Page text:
Board update

Voting begins in Board elections

Voting in the Board of Trustees elections started this week. The voting, which will run until September 21, began on Friday and uses approval voting, where each voter can vote for an unlimited number of candidates.

There were also a number of changes in the field of candidates late last week, which were only added to the Signpost's coverage after press time. Two candidates, Cerejota and NicholasTurnbull, were disqualified from the race prior to the start of voting by general counsel and interim executive director Brad Patrick because they had not confirmed themselves by providing required paperwork and identification to the Wikimedia Foundation office. In addition, there were also several candidate entries in the hours before the deadline, and one candidate, Hadraj, also withdrew from the race, bringing the final number of candidates in the elections to 17. All but one of the candidates had also responded to the "interview" questions the Signpost asked, and their replies were subsequently added to last week's article. The only candidate not to reply yet was Linuxbeak, who cited that "several severe situations" had come up, preventing him from finishing his replies. The Signpost will update the candidates' responses when his reply is received.

Two new election officials were also appointed this week. A resolution by the current Board, passed with supporting votes from Michael Davis, Angela Beesley, and Florence Nibart-Devouard, confirmed that James Forrester and Jon Harald Søby were to become assistant election officials immediately, joining Aphaia, Datrio, and Essjay as election officials. Aphaia is also an assistant election official, while Datrio and Essjay are officially inspectors of the election. According to the resolution, the appointments were aimed to reduce the current workload of the officials, at least one of whom has become inactive publicly over the past few weeks.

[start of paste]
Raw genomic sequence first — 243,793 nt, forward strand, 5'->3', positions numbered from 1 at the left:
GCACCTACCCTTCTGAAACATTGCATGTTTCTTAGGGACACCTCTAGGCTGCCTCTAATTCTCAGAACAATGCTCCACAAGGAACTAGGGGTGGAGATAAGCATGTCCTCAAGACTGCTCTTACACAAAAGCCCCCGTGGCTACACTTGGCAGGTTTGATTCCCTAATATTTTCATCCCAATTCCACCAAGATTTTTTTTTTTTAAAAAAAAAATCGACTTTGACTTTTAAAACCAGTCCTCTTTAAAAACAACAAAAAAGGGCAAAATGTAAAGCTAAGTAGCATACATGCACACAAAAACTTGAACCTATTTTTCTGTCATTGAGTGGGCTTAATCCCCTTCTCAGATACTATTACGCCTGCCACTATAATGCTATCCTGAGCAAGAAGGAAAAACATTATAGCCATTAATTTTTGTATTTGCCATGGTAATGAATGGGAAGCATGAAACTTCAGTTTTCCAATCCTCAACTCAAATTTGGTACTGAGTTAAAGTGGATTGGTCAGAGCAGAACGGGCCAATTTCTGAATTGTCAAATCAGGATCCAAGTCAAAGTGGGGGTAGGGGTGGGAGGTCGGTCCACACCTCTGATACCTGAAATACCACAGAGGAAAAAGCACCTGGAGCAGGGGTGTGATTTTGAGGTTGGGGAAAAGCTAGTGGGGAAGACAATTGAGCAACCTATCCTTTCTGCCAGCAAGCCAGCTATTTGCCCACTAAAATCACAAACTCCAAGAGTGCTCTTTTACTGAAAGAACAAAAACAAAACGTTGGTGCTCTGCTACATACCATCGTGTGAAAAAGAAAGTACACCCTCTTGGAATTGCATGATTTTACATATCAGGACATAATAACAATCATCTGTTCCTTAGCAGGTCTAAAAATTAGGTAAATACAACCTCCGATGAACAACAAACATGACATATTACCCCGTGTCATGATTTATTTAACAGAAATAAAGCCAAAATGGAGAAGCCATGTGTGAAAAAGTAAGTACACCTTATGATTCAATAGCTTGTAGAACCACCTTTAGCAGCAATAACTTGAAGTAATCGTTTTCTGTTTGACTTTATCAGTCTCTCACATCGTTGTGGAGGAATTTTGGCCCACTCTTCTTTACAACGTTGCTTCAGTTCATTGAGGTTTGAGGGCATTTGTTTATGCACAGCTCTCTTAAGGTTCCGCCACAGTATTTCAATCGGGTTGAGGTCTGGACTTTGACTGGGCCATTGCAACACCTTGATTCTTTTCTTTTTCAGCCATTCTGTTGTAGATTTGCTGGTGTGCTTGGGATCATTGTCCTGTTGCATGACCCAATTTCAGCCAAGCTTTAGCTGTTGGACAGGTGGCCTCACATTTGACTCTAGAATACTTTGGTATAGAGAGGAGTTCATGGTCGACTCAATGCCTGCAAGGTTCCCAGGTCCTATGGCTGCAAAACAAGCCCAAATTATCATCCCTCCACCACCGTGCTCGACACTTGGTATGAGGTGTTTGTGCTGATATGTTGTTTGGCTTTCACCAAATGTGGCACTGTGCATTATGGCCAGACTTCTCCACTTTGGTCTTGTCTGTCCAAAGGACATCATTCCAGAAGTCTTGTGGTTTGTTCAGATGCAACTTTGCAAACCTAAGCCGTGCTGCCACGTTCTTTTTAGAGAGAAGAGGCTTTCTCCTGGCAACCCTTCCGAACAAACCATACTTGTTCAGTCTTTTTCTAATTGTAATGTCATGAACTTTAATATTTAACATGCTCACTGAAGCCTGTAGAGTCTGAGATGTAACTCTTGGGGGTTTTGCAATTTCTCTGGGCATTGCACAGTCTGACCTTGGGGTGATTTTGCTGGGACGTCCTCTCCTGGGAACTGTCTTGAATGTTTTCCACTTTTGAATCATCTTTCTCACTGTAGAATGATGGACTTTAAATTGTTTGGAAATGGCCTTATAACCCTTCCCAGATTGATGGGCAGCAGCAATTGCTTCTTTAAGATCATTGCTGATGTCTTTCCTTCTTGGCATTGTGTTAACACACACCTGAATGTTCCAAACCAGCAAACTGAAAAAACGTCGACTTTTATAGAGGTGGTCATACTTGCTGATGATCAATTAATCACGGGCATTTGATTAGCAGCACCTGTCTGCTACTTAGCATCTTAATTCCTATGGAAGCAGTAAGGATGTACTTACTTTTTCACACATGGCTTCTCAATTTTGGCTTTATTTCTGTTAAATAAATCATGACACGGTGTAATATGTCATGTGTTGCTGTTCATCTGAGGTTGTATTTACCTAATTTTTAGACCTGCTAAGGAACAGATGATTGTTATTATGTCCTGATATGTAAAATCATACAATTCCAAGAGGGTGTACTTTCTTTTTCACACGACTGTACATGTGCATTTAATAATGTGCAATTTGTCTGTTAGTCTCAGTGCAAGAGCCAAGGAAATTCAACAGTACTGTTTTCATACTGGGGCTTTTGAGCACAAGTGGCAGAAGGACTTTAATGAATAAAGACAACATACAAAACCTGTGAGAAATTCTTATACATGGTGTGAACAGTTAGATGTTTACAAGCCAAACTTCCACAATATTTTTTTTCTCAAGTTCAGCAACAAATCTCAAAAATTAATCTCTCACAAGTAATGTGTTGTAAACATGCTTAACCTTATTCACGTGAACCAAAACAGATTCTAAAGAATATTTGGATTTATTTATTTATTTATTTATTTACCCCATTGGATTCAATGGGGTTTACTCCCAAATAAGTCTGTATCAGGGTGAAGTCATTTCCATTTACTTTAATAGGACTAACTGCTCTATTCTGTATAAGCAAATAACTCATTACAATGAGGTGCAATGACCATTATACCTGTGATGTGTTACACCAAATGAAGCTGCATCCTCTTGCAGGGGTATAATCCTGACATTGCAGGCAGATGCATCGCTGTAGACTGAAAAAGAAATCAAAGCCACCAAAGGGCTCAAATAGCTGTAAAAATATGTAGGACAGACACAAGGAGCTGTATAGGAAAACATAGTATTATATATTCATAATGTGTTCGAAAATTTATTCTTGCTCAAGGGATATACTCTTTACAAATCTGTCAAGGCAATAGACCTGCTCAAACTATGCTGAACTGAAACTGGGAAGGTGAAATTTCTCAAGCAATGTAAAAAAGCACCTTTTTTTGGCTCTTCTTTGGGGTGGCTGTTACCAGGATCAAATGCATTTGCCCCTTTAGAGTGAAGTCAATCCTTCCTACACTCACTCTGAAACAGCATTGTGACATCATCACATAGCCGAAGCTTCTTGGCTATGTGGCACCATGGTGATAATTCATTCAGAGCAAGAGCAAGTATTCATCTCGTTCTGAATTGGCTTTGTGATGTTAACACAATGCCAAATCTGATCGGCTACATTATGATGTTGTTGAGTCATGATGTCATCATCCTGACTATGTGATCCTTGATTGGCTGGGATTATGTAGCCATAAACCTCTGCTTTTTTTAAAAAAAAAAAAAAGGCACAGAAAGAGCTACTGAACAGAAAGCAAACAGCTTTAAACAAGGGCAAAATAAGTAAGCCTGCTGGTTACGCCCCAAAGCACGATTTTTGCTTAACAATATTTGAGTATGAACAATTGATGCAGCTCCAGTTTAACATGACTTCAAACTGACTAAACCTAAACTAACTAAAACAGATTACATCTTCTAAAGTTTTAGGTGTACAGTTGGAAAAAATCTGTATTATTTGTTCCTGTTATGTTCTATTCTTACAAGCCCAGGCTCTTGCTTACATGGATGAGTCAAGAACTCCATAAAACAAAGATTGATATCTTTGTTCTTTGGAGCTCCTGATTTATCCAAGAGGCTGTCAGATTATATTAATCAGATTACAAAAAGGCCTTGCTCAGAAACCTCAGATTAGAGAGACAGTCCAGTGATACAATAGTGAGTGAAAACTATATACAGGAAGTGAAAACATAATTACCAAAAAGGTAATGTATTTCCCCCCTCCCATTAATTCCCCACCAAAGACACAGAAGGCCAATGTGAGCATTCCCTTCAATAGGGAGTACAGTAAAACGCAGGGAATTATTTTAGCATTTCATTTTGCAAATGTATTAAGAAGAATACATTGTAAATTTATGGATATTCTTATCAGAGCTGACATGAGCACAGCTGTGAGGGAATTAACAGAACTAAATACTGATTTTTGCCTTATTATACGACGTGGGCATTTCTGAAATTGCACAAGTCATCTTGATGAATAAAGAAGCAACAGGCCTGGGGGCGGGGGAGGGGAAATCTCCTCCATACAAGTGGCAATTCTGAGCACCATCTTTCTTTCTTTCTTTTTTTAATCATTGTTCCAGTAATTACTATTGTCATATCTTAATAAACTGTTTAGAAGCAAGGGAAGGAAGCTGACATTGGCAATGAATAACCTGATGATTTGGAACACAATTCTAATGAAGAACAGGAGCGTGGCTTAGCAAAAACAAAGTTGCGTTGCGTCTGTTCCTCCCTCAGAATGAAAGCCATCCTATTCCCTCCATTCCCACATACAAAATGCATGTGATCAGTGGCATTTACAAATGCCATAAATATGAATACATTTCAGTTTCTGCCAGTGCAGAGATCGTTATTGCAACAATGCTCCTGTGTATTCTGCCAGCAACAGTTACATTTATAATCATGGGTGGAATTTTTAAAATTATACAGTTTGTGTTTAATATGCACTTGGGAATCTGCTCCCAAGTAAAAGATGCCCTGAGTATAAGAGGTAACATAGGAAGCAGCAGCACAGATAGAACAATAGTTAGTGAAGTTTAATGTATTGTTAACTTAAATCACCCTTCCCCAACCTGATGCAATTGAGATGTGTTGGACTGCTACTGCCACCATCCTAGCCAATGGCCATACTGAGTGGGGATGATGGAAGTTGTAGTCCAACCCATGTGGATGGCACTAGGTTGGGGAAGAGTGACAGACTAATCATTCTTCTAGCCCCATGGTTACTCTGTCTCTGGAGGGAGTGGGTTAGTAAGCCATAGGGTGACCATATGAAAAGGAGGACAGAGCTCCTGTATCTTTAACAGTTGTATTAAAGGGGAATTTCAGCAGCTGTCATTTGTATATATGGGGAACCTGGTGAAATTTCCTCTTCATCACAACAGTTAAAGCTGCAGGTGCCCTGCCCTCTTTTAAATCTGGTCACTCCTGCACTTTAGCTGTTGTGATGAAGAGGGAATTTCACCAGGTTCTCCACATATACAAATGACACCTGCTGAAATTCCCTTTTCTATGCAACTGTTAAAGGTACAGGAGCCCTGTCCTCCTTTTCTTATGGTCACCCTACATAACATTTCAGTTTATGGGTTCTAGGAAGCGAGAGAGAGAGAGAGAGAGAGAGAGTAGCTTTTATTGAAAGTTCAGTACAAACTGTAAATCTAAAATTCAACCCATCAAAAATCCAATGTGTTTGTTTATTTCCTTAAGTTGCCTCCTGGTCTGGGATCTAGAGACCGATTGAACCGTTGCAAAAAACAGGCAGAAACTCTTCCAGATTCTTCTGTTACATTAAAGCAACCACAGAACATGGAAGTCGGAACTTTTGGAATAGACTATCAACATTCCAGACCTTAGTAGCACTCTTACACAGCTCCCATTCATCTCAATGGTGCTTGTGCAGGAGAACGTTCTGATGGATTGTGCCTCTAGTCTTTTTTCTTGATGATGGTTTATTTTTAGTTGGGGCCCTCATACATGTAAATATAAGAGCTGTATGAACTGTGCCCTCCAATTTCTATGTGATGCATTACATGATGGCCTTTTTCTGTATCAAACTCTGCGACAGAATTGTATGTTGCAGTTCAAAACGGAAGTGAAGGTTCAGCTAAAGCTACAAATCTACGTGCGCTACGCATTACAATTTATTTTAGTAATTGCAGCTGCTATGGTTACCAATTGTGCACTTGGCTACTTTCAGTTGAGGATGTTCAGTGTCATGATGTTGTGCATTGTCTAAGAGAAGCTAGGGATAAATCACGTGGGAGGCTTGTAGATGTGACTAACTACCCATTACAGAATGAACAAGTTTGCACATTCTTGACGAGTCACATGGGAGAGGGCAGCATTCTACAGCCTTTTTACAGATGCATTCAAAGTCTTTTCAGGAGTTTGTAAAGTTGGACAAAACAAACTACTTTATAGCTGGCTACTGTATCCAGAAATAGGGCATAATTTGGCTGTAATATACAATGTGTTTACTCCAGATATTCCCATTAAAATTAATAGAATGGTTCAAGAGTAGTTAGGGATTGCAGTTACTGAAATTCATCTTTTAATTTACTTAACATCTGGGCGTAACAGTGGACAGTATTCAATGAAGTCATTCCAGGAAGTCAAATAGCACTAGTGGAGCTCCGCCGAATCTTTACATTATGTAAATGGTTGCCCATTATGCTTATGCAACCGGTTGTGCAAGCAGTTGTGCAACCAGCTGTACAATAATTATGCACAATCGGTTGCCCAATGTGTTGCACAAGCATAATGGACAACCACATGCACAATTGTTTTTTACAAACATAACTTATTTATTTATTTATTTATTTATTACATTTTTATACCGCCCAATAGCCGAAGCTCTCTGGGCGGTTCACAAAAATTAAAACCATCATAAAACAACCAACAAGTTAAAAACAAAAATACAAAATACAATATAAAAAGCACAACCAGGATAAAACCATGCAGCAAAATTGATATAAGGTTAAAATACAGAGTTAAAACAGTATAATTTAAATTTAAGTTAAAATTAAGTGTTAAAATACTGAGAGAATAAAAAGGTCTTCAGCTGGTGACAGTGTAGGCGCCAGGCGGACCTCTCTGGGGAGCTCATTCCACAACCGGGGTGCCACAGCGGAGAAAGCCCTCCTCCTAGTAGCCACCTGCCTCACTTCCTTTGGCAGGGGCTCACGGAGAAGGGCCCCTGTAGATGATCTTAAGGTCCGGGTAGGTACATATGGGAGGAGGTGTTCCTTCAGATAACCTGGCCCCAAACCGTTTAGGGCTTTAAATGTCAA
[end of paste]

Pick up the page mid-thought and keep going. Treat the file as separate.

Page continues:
An announcement by the election officials also clarified several issues relating to suffrage before the voting started. The notice amended the suffrage requirements, which state that a user must have at least 400 edits on one Wikimedia project prior to 1 August, 2006 and have started contributing 90 days prior to that date, by defining whether or not blocked users may vote. Users banned or blocked indefinitely from any Wikimedia project may not vote, but those blocked on a certain project may vote on another project where they are eligible or vote after their block expires or is removed, if voting is still ongoing. This clarification, according to the officials, does not change any of the previous requirements but instead puts in writing the "oral tradition" that has been used for several elections.

Voting for the most part ran smoothly, even though there was initially some confusion from a limited number of users about where to vote, stemming from the fact that all the election pages are located in Meta. As of September 2, according to statistics compiled by ArnoLagrange from the public list of voters, there were nearly 700 votes already, with approximately a third of those votes coming from the English Wikipedia. More recent statistics compiled by Digitalme on September 6 show 1347 votes, with around 43% coming from the English Wikipedia.

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